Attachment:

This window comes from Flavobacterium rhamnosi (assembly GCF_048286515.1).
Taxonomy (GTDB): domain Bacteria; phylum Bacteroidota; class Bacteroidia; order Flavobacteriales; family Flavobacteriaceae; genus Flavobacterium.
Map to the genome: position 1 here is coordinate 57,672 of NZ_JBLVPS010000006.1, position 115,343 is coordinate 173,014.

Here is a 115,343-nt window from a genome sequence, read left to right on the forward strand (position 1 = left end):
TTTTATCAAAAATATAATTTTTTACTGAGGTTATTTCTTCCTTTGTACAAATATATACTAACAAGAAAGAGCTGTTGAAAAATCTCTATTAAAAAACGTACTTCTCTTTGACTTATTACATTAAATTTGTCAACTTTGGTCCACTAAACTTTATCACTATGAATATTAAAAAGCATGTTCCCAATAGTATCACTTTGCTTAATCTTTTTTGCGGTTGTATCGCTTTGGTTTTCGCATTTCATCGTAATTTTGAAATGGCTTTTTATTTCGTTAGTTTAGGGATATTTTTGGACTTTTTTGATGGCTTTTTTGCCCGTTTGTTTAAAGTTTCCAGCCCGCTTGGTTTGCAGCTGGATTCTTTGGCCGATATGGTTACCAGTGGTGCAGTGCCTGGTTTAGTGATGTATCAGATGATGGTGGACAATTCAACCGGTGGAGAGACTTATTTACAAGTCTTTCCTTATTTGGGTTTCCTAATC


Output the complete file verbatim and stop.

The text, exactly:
This window comes from Flavobacterium rhamnosi (assembly GCF_048286515.1).
Taxonomy (GTDB): domain Bacteria; phylum Bacteroidota; class Bacteroidia; order Flavobacteriales; family Flavobacteriaceae; genus Flavobacterium.
Map to the genome: position 1 here is coordinate 57,672 of NZ_JBLVPS010000006.1, position 115,343 is coordinate 173,014.

Here is a 115,343-nt window from a genome sequence, read left to right on the forward strand (position 1 = left end):
TTTTATCAAAAATATAATTTTTTACTGAGGTTATTTCTTCCTTTGTACAAATATATACTAACAAGAAAGAGCTGTTGAAAAATCTCTATTAAAAAACGTACTTCTCTTTGACTTATTACATTAAATTTGTCAACTTTGGTCCACTAAACTTTATCACTATGAATATTAAAAAGCATGTTCCCAATAGTATCACTTTGCTTAATCTTTTTTGCGGTTGTATCGCTTTGGTTTTCGCATTTCATCGTAATTTTGAAATGGCTTTTTATTTCGTTAGTTTAGGGATATTTTTGGACTTTTTTGATGGCTTTTTTGCCCGTTTGTTTAAAGTTTCCAGCCCGCTTGGTTTGCAGCTGGATTCTTTGGCCGATATGGTTACCAGTGGTGCAGTGCCTGGTTTAGTGATGTATCAGATGATGGTGGACAATTCAACCGGTGGAGAGACTTATTTACAAGTCTTTCCTTATTTGGGTTTCCTAATC